Friday, April 10, 2015

John Owen's Theology of Atonement

Edwin E. M. Tay, The Priesthood of Christ: Atonement in the Theology of John Owen (1616-1683), Studies in Christian History and Thought (Milton Keynes: Paternoster, 2014). 207pp. Paperback.

Reviewed by Dr. Ryan McGraw

John Owen is one of the most significant British theologians of the Reformed orthodox period. His Death of Death in the Death of Christ is also one of the most significant treatments of the Reformed doctrine of the atonement, which is vital to Reformed gospel-preaching. Edwin Tay argues clearly, concisely, and convincingly that Owen’s doctrine of Christ’s oblation and intercession in relation to his priesthood “lies at the heart of his atonement theology” (23). His clear and concise analysis is very readable and will be useful for both historical and contemporary theological discussions.

In Chapter 1, Tay outlines the need for this study and sketches Owen’s teaching on the atonement from the Death of Death. However, he rightly acknowledges the need to develop Owen’s atonement theology in the context of his larger theological context. Tay chooses wisely to draw primarily from Owen’s multi-volume Hebrews commentary, which represents his most mature thinking and draws from all of his earlier major treatises. The Hebrews material has the additional advantage of demonstrating how Owen intertwined precise theology with careful exegesis. The subsequent chapters expand this theme in terms of the Triune God as the agent of redemption, what it means for Christ to be the Mediator between God and man, Christ’s priestly office, and his satisfaction for sin. Tay’s superb analysis of Owen’s theology treats a wide array of vital themes, such as the covenant of redemption, the incarnation and two natures of Christ, Christ’s active and passive obedience, and union with Christ. This book is well-written and takes careful account of the major contextual issues contributing to Owen’s theology.

Though this is an outstanding analysis of Owen’s theology in its international theological context, there is one significant drawback to the work. Tay does not cite the original text of any Latin theological works. He cites many translations of primary source literature, and he analyzes it well; but for a serious historical work of this kind, consulting the Latin originals are absolutely essential. This is both because these are the works that Owen most definitely read and influenced him, and because translations often suffer from limitations. The most glaring example is his reliance on Westcott’s translation of Owen’s Theologoumena Pantodapa, which is a very loose interpretation of the Latin text. This reviewer has noted elsewhere many places where Westcott repeatedly loses clear Trinitarian emphases found in the original text. This procedure is acceptable for a general readership, but consulting primary sources is a must for this level of scholarship. Moreover, many of the most significant works that Owen read and relied upon have not been translated into English. One of the benefits of scholarly literature on Reformed orthodox theology should be to draw from this international theological context in order to benefit those without the same skill level.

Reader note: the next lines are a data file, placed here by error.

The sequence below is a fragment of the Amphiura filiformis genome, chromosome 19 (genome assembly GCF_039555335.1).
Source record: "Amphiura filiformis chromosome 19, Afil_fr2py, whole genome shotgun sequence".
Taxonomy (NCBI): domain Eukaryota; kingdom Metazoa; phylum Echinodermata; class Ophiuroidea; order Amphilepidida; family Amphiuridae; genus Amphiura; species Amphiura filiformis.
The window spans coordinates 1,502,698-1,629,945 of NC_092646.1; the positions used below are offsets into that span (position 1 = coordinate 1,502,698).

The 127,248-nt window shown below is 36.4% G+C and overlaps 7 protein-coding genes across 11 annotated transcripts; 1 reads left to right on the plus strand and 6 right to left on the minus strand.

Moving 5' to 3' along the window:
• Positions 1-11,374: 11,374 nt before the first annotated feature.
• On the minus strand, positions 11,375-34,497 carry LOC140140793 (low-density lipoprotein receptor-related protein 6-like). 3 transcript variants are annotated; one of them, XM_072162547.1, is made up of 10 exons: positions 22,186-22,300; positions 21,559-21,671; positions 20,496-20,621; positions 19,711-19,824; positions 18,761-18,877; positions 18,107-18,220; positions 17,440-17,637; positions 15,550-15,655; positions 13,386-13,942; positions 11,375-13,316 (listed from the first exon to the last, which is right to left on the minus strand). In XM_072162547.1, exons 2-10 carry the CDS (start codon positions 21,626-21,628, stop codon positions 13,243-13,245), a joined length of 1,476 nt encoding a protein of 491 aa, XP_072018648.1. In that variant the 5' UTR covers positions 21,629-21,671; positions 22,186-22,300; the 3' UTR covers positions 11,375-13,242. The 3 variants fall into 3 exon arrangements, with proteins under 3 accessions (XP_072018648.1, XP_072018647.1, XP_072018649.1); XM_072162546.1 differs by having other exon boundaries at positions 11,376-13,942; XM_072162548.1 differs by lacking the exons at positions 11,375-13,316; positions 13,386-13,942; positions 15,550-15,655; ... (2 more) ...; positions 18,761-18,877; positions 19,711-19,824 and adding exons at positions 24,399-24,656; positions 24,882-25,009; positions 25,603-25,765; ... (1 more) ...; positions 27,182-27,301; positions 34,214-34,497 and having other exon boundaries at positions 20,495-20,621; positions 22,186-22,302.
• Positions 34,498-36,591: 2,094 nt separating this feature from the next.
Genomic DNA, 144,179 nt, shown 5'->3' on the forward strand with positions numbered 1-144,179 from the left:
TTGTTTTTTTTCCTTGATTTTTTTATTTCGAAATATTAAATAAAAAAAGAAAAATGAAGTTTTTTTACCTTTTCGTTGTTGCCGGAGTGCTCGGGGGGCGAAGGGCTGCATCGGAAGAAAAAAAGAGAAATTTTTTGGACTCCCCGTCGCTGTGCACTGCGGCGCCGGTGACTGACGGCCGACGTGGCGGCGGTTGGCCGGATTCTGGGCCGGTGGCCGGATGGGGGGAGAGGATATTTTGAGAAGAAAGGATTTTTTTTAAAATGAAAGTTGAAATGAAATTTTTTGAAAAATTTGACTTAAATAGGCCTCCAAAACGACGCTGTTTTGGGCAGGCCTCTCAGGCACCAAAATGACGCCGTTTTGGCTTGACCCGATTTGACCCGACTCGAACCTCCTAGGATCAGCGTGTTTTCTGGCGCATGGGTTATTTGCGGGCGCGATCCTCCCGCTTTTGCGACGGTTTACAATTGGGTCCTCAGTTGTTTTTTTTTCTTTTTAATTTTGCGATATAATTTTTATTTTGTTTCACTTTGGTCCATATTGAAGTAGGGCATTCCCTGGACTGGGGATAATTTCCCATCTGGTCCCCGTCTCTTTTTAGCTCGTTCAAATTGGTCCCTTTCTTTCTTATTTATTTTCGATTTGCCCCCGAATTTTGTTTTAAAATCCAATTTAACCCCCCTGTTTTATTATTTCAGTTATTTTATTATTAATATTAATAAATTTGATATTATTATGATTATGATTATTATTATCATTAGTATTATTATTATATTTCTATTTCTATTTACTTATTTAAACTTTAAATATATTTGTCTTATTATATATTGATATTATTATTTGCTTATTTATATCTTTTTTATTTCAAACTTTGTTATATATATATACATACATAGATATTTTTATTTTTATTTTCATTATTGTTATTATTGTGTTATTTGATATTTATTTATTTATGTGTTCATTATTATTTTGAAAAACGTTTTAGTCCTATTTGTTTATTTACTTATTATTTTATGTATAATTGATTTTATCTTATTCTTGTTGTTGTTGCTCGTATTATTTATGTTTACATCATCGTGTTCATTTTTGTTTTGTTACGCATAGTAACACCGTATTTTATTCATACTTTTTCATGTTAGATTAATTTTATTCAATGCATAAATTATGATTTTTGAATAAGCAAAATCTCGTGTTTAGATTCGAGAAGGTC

Tay’s study of Owen’s atonement theology breaks new ground in historical theology. It is precisely this kind of study that is needed in augmenting, and at times correcting, contemporary theological discussions. Though the work has some drawbacks as a scholarly work, it is a pleasure to read and will potentially benefit a broader audience.

This review was previously published in the Calvin Theological Journal.

Wednesday, April 8, 2015